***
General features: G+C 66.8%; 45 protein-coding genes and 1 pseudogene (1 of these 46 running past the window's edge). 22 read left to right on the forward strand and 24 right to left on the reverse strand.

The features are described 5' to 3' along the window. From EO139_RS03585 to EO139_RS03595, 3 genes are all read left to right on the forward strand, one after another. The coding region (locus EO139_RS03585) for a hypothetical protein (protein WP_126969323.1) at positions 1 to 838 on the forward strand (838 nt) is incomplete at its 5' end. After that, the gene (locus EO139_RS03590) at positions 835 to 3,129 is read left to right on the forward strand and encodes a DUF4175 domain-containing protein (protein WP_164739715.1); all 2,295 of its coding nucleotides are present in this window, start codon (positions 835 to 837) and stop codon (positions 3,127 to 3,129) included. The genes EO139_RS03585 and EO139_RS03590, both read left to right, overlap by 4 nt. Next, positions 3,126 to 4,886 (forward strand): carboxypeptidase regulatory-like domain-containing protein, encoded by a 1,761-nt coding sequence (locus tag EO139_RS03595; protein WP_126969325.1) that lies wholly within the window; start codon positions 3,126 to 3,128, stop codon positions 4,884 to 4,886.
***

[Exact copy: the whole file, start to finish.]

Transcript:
General features: G+C 66.8%; 45 protein-coding genes and 1 pseudogene (1 of these 46 running past the window's edge). 22 read left to right on the forward strand and 24 right to left on the reverse strand.

The features are described 5' to 3' along the window. From EO139_RS03585 to EO139_RS03595, 3 genes are all read left to right on the forward strand, one after another. The coding region (locus EO139_RS03585) for a hypothetical protein (protein WP_126969323.1) at positions 1 to 838 on the forward strand (838 nt) is incomplete at its 5' end. After that, the gene (locus EO139_RS03590) at positions 835 to 3,129 is read left to right on the forward strand and encodes a DUF4175 domain-containing protein (protein WP_164739715.1); all 2,295 of its coding nucleotides are present in this window, start codon (positions 835 to 837) and stop codon (positions 3,127 to 3,129) included. The genes EO139_RS03585 and EO139_RS03590, both read left to right, overlap by 4 nt. Next, positions 3,126 to 4,886 (forward strand): carboxypeptidase regulatory-like domain-containing protein, encoded by a 1,761-nt coding sequence (locus tag EO139_RS03595; protein WP_126969325.1) that lies wholly within the window; start codon positions 3,126 to 3,128, stop codon positions 4,884 to 4,886.